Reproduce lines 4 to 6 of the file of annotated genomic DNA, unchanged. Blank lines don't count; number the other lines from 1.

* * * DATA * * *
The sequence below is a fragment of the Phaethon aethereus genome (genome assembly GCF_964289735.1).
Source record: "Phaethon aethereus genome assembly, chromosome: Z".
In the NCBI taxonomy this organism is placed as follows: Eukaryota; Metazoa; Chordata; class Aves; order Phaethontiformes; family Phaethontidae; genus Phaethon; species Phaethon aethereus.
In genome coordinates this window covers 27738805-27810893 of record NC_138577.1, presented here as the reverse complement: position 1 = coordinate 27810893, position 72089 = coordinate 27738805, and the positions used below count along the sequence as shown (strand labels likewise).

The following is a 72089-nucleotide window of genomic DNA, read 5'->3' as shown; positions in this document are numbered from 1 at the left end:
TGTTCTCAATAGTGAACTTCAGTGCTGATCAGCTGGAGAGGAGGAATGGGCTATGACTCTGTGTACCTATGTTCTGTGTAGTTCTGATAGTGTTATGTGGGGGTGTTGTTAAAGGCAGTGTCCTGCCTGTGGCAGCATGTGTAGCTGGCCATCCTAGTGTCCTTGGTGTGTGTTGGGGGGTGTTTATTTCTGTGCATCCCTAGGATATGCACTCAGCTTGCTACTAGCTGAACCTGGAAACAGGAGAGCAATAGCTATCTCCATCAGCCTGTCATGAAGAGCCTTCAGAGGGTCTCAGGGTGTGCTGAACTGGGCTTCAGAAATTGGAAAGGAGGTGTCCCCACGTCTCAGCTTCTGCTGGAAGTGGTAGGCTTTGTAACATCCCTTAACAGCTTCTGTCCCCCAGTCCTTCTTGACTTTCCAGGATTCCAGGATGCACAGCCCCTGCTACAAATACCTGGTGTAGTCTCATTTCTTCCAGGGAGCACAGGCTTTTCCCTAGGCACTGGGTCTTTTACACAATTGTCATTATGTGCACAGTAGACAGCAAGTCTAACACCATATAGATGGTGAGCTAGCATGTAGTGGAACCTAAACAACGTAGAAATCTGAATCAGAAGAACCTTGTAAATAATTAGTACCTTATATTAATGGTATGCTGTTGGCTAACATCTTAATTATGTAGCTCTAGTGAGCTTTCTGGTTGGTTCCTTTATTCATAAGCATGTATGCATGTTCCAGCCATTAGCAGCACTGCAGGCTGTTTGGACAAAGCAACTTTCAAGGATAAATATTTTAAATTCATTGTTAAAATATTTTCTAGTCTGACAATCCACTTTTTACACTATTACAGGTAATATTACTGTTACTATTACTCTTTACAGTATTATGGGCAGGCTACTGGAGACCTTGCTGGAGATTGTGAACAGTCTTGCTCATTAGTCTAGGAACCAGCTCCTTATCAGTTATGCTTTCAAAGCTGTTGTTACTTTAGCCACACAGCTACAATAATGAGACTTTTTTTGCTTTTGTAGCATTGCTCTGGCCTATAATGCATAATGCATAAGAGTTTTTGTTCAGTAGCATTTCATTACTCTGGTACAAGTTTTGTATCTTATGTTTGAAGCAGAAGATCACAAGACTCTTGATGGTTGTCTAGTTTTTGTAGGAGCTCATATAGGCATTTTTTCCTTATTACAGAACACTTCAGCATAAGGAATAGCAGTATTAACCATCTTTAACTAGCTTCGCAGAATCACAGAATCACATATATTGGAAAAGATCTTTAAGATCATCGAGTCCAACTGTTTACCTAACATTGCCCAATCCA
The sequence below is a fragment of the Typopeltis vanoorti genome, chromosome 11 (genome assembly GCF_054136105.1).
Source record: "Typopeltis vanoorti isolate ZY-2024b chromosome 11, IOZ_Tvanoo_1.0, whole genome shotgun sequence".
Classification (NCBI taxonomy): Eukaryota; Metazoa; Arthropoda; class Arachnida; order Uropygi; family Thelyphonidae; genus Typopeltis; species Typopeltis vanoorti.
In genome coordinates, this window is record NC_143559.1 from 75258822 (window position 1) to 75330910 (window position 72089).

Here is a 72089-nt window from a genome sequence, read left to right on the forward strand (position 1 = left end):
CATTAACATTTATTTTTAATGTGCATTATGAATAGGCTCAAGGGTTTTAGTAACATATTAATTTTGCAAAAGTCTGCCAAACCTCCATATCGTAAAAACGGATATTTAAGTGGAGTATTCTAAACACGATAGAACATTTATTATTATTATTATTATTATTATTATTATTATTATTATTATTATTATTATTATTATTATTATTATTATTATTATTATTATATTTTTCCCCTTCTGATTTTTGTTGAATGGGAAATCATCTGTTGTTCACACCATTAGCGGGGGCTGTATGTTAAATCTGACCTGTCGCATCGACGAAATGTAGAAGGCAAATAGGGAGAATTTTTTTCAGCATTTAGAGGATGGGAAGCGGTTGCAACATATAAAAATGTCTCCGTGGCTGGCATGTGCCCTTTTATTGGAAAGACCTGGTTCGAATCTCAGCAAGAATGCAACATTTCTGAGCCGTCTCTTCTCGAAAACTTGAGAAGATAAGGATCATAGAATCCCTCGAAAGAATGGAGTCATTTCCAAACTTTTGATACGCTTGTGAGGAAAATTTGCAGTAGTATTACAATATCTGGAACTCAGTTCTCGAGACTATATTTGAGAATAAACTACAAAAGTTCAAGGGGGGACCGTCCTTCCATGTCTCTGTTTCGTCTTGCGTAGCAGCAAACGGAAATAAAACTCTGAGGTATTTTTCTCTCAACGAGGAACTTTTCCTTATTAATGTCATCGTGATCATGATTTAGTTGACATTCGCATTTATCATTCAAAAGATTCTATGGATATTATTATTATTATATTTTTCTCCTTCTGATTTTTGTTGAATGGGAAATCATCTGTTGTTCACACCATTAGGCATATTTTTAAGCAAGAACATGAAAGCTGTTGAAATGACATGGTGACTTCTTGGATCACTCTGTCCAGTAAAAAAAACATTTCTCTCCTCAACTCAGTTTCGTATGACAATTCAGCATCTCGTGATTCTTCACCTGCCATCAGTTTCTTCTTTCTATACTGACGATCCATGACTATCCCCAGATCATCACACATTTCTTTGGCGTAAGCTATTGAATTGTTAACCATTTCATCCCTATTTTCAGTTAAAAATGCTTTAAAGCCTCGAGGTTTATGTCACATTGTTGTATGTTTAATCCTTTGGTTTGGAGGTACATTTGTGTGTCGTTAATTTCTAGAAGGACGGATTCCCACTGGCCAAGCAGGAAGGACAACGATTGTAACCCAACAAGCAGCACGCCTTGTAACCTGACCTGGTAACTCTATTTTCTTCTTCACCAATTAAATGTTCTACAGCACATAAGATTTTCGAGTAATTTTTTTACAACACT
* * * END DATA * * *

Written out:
In genome coordinates this window covers 27738805-27810893 of record NC_138577.1, presented here as the reverse complement: position 1 = coordinate 27810893, position 72089 = coordinate 27738805, and the positions used below count along the sequence as shown (strand labels likewise).

The following is a 72089-nucleotide window of genomic DNA, read 5'->3' as shown; positions in this document are numbered from 1 at the left end:
TGTTCTCAATAGTGAACTTCAGTGCTGATCAGCTGGAGAGGAGGAATGGGCTATGACTCTGTGTACCTATGTTCTGTGTAGTTCTGATAGTGTTATGTGGGGGTGTTGTTAAAGGCAGTGTCCTGCCTGTGGCAGCATGTGTAGCTGGCCATCCTAGTGTCCTTGGTGTGTGTTGGGGGGTGTTTATTTCTGTGCATCCCTAGGATATGCACTCAGCTTGCTACTAGCTGAACCTGGAAACAGGAGAGCAATAGCTATCTCCATCAGCCTGTCATGAAGAGCCTTCAGAGGGTCTCAGGGTGTGCTGAACTGGGCTTCAGAAATTGGAAAGGAGGTGTCCCCACGTCTCAGCTTCTGCTGGAAGTGGTAGGCTTTGTAACATCCCTTAACAGCTTCTGTCCCCCAGTCCTTCTTGACTTTCCAGGATTCCAGGATGCACAGCCCCTGCTACAAATACCTGGTGTAGTCTCATTTCTTCCAGGGAGCACAGGCTTTTCCCTAGGCACTGGGTCTTTTACACAATTGTCATTATGTGCACAGTAGACAGCAAGTCTAACACCATATAGATGGTGAGCTAGCATGTAGTGGAACCTAAACAACGTAGAAATCTGAATCAGAAGAACCTTGTAAATAATTAGTACCTTATATTAATGGTATGCTGTTGGCTAACATCTTAATTATGTAGCTCTAGTGAGCTTTCTGGTTGGTTCCTTTATTCATAAGCATGTATGCATGTTCCAGCCATTAGCAGCACTGCAGGCTGTTTGGACAAAGCAACTTTCAAGGATAAATATTTTAAATTCATTGTTAAAATATTTTCTAGTCTGACAATCCACTTTTTACACTATTACAGGTAATATTACTGTTACTATTACTCTTTACAGTATTATGGGCAGGCTACTGGAGACCTTGCTGGAGATTGTGAACAGTCTTGCTCATTAGTCTAGGAACCAGCTCCTTATCAGTTATGCTTTCAAAGCTGTTGTTACTTTAGCCACACAGCTACAATAATGAGACTTTTTTTGCTTTTGTAGCATTGCTCTGGCCTATAATGCATAATGCATAAGAGTTTTTGTTCAGTAGCATTTCATTACTCTGGTACAAGTTTTGTATCTTATGTTTGAAGCAGAAGATCACAAGACTCTTGATGGTTGTCTAGTTTTTGTAGGAGCTCATATAGGCATTTTTTCCTTATTACAGAACACTTCAGCATAAGGAATAGCAGTATTAACCATCTTTAACTAGCTTCGCAGAATCACAGAATCACATATATTGGAAAAGATCTTTAAGATCATCGAGTCCAACTGTTTACCTAACATTGCCCAATCCA